Gravitational Waves with Prof. Joe Giaime

David Elder Lecture Programme 2016/17


with Prof. Joe Giaime

29 Aug 2016 | 1830


An interview with Professor Joe Giaime in advance of the lecture

On September 14th 2015 two giant laser interferometers known as LIGO, the most sensitive scientific instruments ever built, detected gravitational waves from the merger of a pair of massive black holes more than a billion light years from the Earth. LIGO’s discovery confirmed the theoretical predictions of Albert Einstein, made a century earlier, and represented our first ever direct detection of black holes. LIGO estimated that the peak gravitational wave power radiated during the final moments of the black hole merger was about 50 times greater than the combined light power from all the stars and galaxies in the observable Universe.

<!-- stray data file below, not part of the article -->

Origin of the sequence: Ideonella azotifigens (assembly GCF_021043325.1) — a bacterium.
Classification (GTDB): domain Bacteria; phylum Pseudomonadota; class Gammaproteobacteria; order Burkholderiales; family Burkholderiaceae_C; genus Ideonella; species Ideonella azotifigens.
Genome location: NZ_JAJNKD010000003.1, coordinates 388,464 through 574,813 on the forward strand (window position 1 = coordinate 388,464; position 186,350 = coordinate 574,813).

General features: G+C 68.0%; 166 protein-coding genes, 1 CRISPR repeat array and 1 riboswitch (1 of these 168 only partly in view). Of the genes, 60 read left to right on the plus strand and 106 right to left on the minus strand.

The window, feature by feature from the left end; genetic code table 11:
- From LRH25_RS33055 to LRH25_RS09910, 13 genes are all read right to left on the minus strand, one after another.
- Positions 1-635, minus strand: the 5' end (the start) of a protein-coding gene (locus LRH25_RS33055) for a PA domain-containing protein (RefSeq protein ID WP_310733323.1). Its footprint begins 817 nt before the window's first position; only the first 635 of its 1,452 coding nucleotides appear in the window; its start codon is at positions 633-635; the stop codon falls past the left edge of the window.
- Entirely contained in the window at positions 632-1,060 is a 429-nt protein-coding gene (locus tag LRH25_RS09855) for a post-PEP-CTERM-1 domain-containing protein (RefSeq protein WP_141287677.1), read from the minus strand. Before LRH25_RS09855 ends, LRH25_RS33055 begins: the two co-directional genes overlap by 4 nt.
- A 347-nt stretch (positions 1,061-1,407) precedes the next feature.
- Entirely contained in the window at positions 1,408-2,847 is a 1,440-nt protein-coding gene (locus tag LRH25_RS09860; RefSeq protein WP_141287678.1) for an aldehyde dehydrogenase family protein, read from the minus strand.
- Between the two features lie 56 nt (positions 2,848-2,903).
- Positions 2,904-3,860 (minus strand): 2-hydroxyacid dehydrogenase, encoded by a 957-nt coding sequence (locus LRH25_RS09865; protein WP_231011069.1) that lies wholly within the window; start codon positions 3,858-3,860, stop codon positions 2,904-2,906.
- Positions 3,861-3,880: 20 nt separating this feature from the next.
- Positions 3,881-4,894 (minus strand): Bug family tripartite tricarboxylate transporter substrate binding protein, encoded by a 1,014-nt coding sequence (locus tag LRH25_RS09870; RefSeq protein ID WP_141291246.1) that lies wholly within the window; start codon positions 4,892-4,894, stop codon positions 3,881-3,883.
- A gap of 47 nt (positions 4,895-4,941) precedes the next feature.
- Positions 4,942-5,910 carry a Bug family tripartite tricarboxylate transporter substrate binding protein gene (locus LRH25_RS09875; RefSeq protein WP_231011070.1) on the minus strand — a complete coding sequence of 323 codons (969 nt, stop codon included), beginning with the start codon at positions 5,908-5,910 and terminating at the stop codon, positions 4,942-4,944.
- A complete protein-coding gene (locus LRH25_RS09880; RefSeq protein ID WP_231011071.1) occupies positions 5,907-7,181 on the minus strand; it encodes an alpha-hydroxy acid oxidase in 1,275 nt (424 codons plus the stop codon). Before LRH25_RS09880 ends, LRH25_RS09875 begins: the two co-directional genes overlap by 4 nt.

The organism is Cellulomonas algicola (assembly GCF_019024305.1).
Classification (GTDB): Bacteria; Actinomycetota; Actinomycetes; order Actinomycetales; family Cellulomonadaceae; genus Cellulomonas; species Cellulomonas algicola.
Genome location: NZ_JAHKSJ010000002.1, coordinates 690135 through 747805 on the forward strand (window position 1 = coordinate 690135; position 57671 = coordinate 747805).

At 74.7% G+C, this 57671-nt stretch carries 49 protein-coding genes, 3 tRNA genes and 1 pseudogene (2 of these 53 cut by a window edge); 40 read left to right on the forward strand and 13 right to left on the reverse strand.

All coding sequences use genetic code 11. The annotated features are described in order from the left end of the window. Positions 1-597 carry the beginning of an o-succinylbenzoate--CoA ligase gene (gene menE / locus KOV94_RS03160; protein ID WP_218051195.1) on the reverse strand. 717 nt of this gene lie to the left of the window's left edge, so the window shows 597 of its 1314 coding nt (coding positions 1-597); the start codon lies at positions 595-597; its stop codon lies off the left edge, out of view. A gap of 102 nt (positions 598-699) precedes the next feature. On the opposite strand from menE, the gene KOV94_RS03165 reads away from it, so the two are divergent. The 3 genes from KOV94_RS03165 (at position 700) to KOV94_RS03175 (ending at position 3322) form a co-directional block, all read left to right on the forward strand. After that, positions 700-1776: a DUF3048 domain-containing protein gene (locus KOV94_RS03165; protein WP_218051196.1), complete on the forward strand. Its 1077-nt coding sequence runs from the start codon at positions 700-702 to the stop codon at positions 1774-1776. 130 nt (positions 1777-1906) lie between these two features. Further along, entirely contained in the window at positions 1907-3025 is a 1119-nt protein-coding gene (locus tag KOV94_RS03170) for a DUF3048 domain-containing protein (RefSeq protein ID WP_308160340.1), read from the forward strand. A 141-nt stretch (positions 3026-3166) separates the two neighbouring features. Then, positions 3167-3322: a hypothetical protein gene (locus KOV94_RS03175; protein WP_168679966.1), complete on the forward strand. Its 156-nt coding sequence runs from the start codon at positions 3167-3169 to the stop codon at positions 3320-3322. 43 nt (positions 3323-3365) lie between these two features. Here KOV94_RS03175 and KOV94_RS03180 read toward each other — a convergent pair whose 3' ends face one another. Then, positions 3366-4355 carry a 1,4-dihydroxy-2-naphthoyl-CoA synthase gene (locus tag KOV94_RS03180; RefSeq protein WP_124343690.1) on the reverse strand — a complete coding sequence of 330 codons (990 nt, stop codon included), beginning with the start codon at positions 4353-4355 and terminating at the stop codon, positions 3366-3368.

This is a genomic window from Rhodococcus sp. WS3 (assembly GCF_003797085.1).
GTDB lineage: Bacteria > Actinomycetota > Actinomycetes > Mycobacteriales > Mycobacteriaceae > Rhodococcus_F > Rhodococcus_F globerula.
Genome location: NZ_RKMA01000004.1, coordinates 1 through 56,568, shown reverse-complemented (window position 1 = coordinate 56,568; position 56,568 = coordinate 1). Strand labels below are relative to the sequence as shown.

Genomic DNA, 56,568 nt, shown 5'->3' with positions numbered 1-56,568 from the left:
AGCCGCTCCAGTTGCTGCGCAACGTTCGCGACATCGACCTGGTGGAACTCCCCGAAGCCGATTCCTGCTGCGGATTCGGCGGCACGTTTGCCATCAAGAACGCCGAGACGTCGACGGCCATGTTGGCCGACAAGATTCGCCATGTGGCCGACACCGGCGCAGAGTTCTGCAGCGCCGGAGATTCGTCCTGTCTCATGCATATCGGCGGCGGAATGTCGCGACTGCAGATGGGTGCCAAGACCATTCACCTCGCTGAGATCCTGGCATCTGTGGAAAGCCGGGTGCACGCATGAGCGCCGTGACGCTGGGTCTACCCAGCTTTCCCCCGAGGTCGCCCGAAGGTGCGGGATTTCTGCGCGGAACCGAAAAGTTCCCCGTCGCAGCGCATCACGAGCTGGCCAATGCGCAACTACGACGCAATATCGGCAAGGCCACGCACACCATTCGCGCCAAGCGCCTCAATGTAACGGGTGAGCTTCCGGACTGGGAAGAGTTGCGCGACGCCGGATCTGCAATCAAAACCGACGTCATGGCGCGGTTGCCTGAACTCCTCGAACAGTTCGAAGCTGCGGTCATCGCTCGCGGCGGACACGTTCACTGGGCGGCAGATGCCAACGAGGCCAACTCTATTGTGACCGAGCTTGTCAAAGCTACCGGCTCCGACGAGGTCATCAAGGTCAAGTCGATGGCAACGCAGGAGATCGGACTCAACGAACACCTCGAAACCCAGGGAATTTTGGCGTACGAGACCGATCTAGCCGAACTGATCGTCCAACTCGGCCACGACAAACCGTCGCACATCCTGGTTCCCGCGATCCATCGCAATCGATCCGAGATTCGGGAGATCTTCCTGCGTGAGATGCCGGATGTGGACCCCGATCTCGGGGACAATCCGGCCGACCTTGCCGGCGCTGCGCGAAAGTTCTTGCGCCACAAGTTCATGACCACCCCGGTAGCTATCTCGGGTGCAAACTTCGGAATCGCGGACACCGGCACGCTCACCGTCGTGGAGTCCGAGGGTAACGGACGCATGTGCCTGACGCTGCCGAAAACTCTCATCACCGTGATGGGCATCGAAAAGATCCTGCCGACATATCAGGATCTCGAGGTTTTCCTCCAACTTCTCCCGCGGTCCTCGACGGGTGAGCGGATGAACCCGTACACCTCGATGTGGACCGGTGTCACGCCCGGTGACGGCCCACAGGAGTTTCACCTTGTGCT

Join Professor Joe Giaime, Director of the LIGO Livingston Observatory in Louisiana, as he recounts the inside story of this remarkable discovery - hailed by many as the scientific breakthrough of the century. Learn about the amazing technology behind the LIGO detectors, which can measure the signatures of spacetime ripples less than a million millionth the width of a human hair, and explore the exciting future that lies ahead for gravitational-wave astronomy as we open an entirely new window on the Universe.

Joe Giaime is Professor of Physics at Louisiana State University and Head of the LIGO (Laser Interferometer Gravitational-Wave Observatory) Livingston Observatory in Louisiana. Joe is visiting Glasgow in August 2016 to participate in the LIGO Scientific Collaboration autumn meeting, where he will work with LSC colleagues from across the globe (including scientists from the Universities of Glasgow and Strathclyde) on the latest developments in the exciting new field of gravitational-wave astronomy.

An audio podcast of this event is available below


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